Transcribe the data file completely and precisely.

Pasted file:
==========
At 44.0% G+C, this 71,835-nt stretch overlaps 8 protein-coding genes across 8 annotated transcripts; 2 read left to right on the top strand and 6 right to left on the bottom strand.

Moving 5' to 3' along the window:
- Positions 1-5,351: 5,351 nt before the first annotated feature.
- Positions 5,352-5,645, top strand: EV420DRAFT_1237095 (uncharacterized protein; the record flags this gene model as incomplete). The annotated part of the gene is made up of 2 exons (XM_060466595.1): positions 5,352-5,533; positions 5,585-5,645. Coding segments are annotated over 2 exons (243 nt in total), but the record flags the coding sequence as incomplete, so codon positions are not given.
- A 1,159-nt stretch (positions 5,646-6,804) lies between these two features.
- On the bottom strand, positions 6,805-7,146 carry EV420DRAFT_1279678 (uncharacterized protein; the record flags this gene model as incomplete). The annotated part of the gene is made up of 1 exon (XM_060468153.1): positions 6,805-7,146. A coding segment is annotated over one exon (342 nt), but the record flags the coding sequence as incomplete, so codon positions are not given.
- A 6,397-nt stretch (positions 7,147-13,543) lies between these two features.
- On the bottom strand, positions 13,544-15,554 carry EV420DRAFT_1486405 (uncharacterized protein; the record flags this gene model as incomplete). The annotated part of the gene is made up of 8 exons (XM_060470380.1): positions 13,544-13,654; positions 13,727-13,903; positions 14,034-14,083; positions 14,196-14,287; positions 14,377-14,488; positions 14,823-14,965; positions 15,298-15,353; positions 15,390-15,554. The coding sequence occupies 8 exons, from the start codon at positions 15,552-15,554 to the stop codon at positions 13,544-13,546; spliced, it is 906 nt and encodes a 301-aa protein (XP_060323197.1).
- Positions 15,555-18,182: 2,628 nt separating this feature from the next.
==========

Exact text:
At 44.0% G+C, this 71,835-nt stretch overlaps 8 protein-coding genes across 8 annotated transcripts; 2 read left to right on the top strand and 6 right to left on the bottom strand.

Moving 5' to 3' along the window:
- Positions 1-5,351: 5,351 nt before the first annotated feature.
- Positions 5,352-5,645, top strand: EV420DRAFT_1237095 (uncharacterized protein; the record flags this gene model as incomplete). The annotated part of the gene is made up of 2 exons (XM_060466595.1): positions 5,352-5,533; positions 5,585-5,645. Coding segments are annotated over 2 exons (243 nt in total), but the record flags the coding sequence as incomplete, so codon positions are not given.
- A 1,159-nt stretch (positions 5,646-6,804) lies between these two features.
- On the bottom strand, positions 6,805-7,146 carry EV420DRAFT_1279678 (uncharacterized protein; the record flags this gene model as incomplete). The annotated part of the gene is made up of 1 exon (XM_060468153.1): positions 6,805-7,146. A coding segment is annotated over one exon (342 nt), but the record flags the coding sequence as incomplete, so codon positions are not given.
- A 6,397-nt stretch (positions 7,147-13,543) lies between these two features.
- On the bottom strand, positions 13,544-15,554 carry EV420DRAFT_1486405 (uncharacterized protein; the record flags this gene model as incomplete). The annotated part of the gene is made up of 8 exons (XM_060470380.1): positions 13,544-13,654; positions 13,727-13,903; positions 14,034-14,083; positions 14,196-14,287; positions 14,377-14,488; positions 14,823-14,965; positions 15,298-15,353; positions 15,390-15,554. The coding sequence occupies 8 exons, from the start codon at positions 15,552-15,554 to the stop codon at positions 13,544-13,546; spliced, it is 906 nt and encodes a 301-aa protein (XP_060323197.1).
- Positions 15,555-18,182: 2,628 nt separating this feature from the next.